The head of Catholic News Service (CNS), a news organization owned by the United States Conference of Catholic Bishops, has resigned, after being asked to do so by U.S. church leaders.
Tony Spence resigned on Wednesday as director and editor-in-chief of CNS, having served twelve years in that position. The National Catholic Reporter explained:
“Spence attended a regularly scheduled staff story meeting at 2 p.m. on Wednesday. Sometime later, after meeting with Msgr. J. Brian Bransfield, the general secretary of the bishops’ conference, Spence was escorted from the conference office building without being allowed to speak to his newsroom staff.”
A memo sent the same day from Chief Communications Officer James Rogers to CNS staff said Spence was “stepping down,” but the reasons behind his departure are more problematic. Spence, who colleagues describe as “shattered” by his resignation, faced criticism from right wing organizations for LGBT-related tweets he sent out during February, March, and April. Spence told NCR:
“The far right blogsphere and their troops started coming after me again and it was too much for the USCCB. . .The secretary general [of the U.S. bishops’ conference] asked for my resignation, because the conference had lost confidence in my ability to lead CNS.”
The tweets in question include Spence’s comments on state religious liberty laws targeting LGBT people, Catholic efforts to welcome trans people, and Italy’s debate over civil unions. A sampling of the tweets includes, as available from National Public Radio :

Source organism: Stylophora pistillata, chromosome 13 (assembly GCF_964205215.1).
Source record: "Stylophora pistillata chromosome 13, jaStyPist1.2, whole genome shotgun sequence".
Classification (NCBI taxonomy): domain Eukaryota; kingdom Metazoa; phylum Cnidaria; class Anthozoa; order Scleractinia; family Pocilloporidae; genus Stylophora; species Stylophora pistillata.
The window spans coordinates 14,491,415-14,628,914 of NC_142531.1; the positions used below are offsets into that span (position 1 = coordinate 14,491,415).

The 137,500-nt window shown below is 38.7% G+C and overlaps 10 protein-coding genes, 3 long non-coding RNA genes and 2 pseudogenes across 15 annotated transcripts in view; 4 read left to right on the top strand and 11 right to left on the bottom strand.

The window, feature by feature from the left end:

“Stupid evidently contagious. Tennessee tries to join MS, NC, IN in passing pro-discrimination laws.”
“Fascinating story from #LACongress: #TransgenderCatholics hope to build bridges in church”
Spence told America magazine he never expected that commenting on developing news stories would provoke the backlash it did. The right wing campaign included emails “urging his excommunication and calling him a traitor to the faith.”
Spence has been in Catholic journalism for three decades, serving the church at diocesan and national levels, as well as being a consultor to the Pontifical Council for Social Communications. Calling his time at CNS “the best 12 years of my professional life,” Spence will return to his home state of Tennessee and “start over.”
Tony Spence joins more than 60 church workers who have lost their jobs in LGBT-related disputes since 2008. His forced resignation is particularly troubling because it is another incident where right-wing Catholics were able to force a church worker out based upon trivial claims.
Last May, Rick Estridge resigned as a vice president at Catholic Relief Services (CRS) after a right-wing organization publicly released the gay church worker’s marriage license. Estridge resigned as an alternative to being fired after 16 years of celebrated service to CRS whose leadership refused to stand beside their longtime employee against the right-wing attacks.
Responding to right-wing trivial claims only encourages such operatives to continue their tactics. Tony Spence’s forced resignation is a concession to those who wish to harm LGBT people and any Catholics who stand with them.
My prayer now as Tony Spence resigns, as it was when Rick Estridge was forced out, is that as our church confronts attacks on its faithful workers, we may we all listen to Scripture’s most repeated theme: “Be not afraid!”
–Bob Shine, New Ways Ministry